Reflecting on my post from yesterday with a brother this am. His response was one filled with wisdom, and illustrated areas I can continue to grow in. He pointed out that events in my life are not arbitrary ones, not without prior efforts. Hard work in school can translate to a better career or more financial stability. Careful choices around spouses results in a happier marriage. Obedience in following God, spending time in the Word, spending time in prayer -- all these things contribute to healthier families and closer relationships and more fruitful ministry opportunities. He reminded me that current blessings can be tied back to faithful obedience. It is not an arbitrary God we serve.

Secondly, he remarked that feeling guilty is a hindrance to what your true spirit needs to be reflecting -- a continuous spirit of thankfulness. Whether or not things are going your way, whether or not you are in the midst of joy or trial, whether or not blessings or tests are consuming your life, your response to God should be one of thankfulness. Whenever you meditate on where your life is your upward-pointed face should be mouthing words of thanks to a God who is in control and who is full of grace and love and who is interested only in what's best for you.

"I will give thanks to You, for I am fearfully and wonderfully made; Wonderful are Your works, and my soul knows it very well." {Ps139:14}


is shamed when he is discovered

American culture has created a deep-seated sense of entitlement in its citizens. Perhaps it gets its start in the whole "pursuit of happiness" from the DofI. People feel like they deserve many things, and anger towards God develops when these things are not easily in their reach.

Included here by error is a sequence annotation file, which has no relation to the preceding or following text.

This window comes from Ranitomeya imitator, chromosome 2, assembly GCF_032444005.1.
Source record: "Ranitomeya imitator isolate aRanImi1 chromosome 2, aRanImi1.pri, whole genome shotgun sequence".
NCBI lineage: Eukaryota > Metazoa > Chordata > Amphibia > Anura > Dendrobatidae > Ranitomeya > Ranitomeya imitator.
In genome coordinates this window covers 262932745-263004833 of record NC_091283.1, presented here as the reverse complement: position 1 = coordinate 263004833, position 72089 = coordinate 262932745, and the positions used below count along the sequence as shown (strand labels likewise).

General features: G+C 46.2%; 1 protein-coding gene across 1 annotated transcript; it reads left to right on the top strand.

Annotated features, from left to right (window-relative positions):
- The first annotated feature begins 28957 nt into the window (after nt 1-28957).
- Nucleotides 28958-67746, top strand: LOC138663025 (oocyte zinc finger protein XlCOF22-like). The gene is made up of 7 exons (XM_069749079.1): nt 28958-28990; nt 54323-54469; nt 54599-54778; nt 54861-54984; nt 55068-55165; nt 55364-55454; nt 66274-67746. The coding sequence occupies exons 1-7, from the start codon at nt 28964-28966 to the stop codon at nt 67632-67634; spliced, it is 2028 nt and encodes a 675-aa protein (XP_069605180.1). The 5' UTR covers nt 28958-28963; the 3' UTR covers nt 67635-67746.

It could be that perfect job. It could be that perfect mate. It could be children. It could be a stop to that pain. It could be a more prosperous living. It could be an end to that fount of tears. In all of these things, and in many others, that desire for happiness feels like a God-given right.

Why then when given all these things, why then when I have so much, why then when I am the envy of others, why then does having received these "entitlements" bring me no joy? Indeed, why then that sense of guilt?

Perhaps I was absent the day they programmed in that pursuit of happiness. Or perhaps that switch was knocked off by the realization of the depth of the horror of the blackness that is my true soul only recently cleansed by the grace of God.


things to them, and give up

For personal reasons, thinking about the word "sacrifice". For a believer, you would think the act of sacrifice to be an easy thing. All pales in comparison to Calvary, and the believer that reflects on it each month at the Lord's Table is reminded of the significance and extent of the sacrifice made by Christ.

And yet when it comes to sacrifice, why is it still so difficult? For someone who adores the Lord's Table, who gets choked up regularly at the mention of the cross, why is it still so difficult to part with something anything whose cost is no small matter?

If selfishness has roots so deep within the believer, what must it be like in the unbeliever?


not having become a forgetful hearer

Lord says He can place sins as far as the east is from the west. Apparently, that's not far enough to erase it completely from memory, at least for human beings. I don't doubt that certain sins have consequences with far-reaching implications, but shouldn't those time-transcending consequences be decided upon by God and not by man? And whether or not our paparazzi minds are like elephants, the concept of grace still implies handing out positives despite the presence of negatives. Groucho said he wouldn't want to join a club that would have him as a member; not sure I wish to be part of a club that would have me as one while overlooking others with similar outstanding debts.


they themselves were filled with rage